I'm also going to add that what you are feeling is totally normal. I too feel how you feel. The great thing is with nursing is that there's many avenues to explore. For me, that's thinking outside the box. I'm becoming more entrepreneurial in my thinking. As nurses, we have many transferable skills that we can use away from the bedside. I'm currently jumping into 2 very new ventures for me that although are terrifying, they are what I know will make me happy at the end of the day. Plus, until I generate income with these new ventures, I can always do agency nursing (more pay, flexible hours, not regular staff so less inter personal drama).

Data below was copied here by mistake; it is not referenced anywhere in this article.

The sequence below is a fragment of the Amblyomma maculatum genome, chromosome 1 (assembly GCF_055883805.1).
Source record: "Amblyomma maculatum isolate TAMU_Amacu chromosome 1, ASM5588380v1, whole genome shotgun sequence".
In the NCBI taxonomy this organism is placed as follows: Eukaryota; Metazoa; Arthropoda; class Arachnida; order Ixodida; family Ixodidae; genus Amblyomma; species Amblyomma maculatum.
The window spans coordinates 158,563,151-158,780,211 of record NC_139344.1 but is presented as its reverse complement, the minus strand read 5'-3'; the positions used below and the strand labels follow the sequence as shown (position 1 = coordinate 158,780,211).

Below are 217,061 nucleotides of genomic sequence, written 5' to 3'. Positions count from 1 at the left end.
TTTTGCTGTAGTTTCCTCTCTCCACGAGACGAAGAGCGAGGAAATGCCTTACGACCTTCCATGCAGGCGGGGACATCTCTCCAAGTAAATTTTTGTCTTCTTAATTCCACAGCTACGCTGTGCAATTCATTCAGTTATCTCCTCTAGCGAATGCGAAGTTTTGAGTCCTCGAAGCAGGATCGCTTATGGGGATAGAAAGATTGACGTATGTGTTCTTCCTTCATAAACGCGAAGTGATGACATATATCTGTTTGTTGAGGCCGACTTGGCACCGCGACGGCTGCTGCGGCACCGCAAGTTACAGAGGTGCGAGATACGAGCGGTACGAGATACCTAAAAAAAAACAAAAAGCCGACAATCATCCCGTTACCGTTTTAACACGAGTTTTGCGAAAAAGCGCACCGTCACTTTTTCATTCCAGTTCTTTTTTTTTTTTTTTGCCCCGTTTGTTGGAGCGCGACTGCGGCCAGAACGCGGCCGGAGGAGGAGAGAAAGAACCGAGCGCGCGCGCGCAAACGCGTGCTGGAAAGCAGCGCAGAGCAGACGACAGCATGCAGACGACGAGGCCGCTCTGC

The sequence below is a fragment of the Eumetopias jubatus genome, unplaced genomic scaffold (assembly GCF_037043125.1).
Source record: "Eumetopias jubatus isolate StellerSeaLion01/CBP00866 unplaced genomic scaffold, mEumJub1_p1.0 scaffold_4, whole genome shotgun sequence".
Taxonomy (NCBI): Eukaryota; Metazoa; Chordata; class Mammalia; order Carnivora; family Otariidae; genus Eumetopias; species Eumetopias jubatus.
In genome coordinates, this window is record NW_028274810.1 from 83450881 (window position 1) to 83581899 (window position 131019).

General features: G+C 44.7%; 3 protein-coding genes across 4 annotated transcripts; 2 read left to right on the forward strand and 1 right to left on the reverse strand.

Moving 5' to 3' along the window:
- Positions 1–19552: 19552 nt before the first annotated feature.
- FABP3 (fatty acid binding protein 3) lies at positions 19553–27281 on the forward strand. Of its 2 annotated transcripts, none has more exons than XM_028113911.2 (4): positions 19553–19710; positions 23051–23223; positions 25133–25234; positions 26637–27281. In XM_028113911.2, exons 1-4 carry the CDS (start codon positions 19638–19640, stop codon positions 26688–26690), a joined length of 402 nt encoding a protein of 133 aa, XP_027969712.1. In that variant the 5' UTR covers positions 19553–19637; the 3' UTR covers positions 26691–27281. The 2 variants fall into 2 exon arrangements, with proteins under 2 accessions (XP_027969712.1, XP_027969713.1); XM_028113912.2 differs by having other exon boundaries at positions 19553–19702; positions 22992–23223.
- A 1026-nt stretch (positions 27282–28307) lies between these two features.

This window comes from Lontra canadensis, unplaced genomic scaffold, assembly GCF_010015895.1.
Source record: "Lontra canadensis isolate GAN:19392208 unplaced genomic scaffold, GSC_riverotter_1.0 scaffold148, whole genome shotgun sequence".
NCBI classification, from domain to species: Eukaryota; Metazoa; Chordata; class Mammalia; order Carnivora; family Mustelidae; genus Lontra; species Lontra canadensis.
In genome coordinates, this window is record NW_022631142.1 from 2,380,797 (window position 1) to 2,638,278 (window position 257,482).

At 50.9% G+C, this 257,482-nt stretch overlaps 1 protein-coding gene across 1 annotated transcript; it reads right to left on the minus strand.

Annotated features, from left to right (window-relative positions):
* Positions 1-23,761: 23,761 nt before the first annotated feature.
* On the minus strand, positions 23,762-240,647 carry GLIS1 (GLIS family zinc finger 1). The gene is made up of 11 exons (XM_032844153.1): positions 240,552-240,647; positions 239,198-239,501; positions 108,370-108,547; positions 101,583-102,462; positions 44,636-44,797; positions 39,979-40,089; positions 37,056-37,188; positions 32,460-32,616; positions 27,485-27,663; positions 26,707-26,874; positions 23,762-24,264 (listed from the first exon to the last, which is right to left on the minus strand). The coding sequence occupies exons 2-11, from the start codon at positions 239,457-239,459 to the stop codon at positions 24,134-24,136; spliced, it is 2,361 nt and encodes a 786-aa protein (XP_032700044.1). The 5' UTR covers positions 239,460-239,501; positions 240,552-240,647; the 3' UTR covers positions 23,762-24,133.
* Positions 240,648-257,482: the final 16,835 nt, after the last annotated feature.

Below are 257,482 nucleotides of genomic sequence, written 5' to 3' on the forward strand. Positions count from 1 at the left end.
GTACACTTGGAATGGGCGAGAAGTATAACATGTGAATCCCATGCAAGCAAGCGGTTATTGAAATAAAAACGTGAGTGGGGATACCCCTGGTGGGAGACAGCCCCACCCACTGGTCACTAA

Explore what you enjoy in life in general and how you can transfer your nursing skills into that...and you will find what you are looking for career path wise. 

Don't give up on nursing entirely. I truly think that if you are anything like me, you will find your dream job/niche in a non traditional role.